The French connection
The Crepe Cafe901 K St.
Sacramento, CA 95814
We love our fusion in this town. We put cream cheese on sushi, lime-infused white rice in burritos and barbecue sauce on pizza. And the sick thing is, it’s sometimes better than the authentic stuff. But there are also times when authentic wins out—at the Crepe Café, for instance.
My dining companions and I passed up the cafe’s Kathmandu crepe, tricked out with mango and chutney, and the salsa-and-sour cream identity crisis of the Fiesta crepe. We were determined to sink our teeth into some good old French culinary culture. And at the Crepe Café, it was a winner.
“You wouldn’t necessarily find this in a crepe in France. But it’s good,” said my lunch companion, watching a deliciously thick orange sauce drip from a forked chunk of Poulet Provencal crepe.
My companion, who spent a year of her life in France and who I commissioned to dine with me for that reason, ordered a pancake stuffed with ratatouille, herb-roasted chicken, cheese and mornay sauce. Sure, mornay sauce is technically French, originating somewhere between the 16th and 19th centuries, but if you go to France, walk the streets and eat as the locals do, you don’t often find crepes that elaborate.
Ham and cheese. Lemon, butter and sugar. Nutella. Simplicity. Coq au vin and beef bourguignon, both classically French, aren’t usually stuffed between the folds of a French pancake. But that doesn’t mean the Crepe Café’s doing anything wrong. Far from it. They also offer those simple French throwbacks, right at the top of the menu’s center spread, and on the same page that offers a crepe stuffed with prawns and Creole sauce.
My friends and I walked into the former La Bou building on K Street without expectations. After all, Sacramento’s major crepe staple, Crepeville, is about as “authentic” as Chipotle. But the Crepe Café pleasantly defied our ambivalence, filling us with a nostalgia we could taste.
The interior is decked out like a real French cafe. Red and wicker woven chairs, table markers written in a simple black French scrawl, water carafes on the house and every chef in a puffy white hat. It’s charming, and reminiscent of the cafe binges that occurred during one friend’s year in Aix en Provence, another friend’s summer in Paris, and my own greasy, backpack-laden whirlwind through the capital city.
The summer-Parisian ordered the Ratatouille crepe, stuffed with the bell pepper-zucchini-tomato-eggplant-onion medley that fills many a real French pancake. The deep, earthy flavors, particularly of the zucchini touched with garlic, made her lunch hour sing.
I went for the memories: a few homesick days in France soothed by the simple, soul-warming saltiness of ham and Swiss crepes. The one at Crepe Café has mushrooms in it, too. A perfect addition. It hit my taste buds in all the right places, made me smile and roll my eyes with satisfaction.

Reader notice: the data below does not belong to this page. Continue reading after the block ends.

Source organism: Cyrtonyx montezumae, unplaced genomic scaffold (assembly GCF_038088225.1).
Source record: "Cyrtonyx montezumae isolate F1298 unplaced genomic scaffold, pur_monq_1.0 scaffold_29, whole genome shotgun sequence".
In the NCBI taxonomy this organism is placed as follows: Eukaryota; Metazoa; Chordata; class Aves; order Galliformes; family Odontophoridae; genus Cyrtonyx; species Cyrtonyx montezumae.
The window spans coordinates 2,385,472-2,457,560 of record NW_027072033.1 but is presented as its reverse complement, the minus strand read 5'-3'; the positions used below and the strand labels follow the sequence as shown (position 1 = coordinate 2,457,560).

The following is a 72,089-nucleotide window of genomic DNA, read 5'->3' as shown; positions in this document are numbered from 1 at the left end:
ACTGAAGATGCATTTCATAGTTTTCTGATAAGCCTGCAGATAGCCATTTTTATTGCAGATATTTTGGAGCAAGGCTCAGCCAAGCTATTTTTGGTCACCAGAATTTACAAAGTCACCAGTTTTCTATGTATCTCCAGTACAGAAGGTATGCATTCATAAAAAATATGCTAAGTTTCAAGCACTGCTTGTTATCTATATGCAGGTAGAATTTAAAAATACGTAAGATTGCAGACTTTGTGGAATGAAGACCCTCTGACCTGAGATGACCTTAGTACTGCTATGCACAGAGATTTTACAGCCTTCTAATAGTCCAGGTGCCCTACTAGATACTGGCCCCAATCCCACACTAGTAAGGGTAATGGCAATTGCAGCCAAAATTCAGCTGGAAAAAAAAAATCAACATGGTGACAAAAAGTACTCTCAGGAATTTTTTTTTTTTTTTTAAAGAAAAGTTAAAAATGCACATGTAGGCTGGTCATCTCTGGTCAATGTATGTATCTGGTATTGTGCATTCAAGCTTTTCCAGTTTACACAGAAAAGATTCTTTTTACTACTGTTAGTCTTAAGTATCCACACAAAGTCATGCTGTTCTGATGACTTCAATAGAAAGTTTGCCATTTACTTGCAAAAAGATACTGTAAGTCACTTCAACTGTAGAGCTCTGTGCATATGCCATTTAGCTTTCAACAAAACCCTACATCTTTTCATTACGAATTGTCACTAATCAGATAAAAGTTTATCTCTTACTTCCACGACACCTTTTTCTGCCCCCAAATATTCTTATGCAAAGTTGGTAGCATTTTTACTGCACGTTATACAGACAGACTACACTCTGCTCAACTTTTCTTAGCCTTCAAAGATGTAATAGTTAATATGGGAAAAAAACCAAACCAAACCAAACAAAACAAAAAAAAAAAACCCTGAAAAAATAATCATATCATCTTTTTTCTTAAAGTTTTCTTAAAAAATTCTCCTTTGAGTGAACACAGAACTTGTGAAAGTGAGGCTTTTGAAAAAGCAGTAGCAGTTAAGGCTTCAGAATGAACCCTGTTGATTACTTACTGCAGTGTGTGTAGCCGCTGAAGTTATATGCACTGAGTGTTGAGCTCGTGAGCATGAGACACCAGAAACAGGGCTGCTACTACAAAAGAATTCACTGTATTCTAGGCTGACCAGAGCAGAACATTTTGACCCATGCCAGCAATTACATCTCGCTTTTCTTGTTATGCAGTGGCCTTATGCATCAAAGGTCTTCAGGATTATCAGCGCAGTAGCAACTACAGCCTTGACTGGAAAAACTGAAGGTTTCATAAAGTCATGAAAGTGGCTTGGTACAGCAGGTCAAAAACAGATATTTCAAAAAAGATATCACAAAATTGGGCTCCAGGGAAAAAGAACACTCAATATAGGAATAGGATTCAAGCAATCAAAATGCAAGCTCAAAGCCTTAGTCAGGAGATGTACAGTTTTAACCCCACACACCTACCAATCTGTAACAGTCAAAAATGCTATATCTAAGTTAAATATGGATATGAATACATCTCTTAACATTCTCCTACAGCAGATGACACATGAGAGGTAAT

And my friend with the Poulet Provencal crepe was smiling, too. “In some ways, it’s better than the plain crepes you find in France. It’s definitely more authentic than Crepeville,” she said.
According to the Web site, the Crepe Café brand has served “genuine French crepes since 1976,” the year its owner, Michel Bloch, came to America. The French businessman set up shop off and on at fairs and universities until he opened the Crepe Institute, which promises “to teach the art of making crepes and how to establish a crepe business at a desired location.”
His newest creperie rests in a desired location, indeed. It’s positioned in a perfect few-block radius between the Downtown Plaza and the Capitol. And it’s proximity to pedestrian-friendly K Street is ideal for random lunchers like my friends and I, who just wanted an excuse to touch fresh air during the work day.
Our relatively thin (relative to Crepeville’s two-man portions) pancakes were filling in their own right, but journalistic integrity mandated that we continue to stuff our faces, this time with something sweet. We ordered a Crepe Suzette, a French classic. Our first bites were Marnier-heavy. (“Are we about to get drunk at lunch!?”) But as the dainty triangles disappeared from our plates, delivering more of that sharp-yet-sweet marmalade with real orange slices to our taste buds, we grew to love old Suz.
And we grew to love the cafe, with its big windows and fenced patio, perfect for people watching, its prompt table service—and at least one server speaking in an authentic French accent. And the fact that when we looked at the time, a magical, calming hour had been spent in the company of good friends, far from our computer screens. If there’s one thing that’s truly French, it’s a long lunch in the absence of a laptop, a Blackberry or the burden of thoughts on work; just pure relaxation, good company, and most importantly, great food.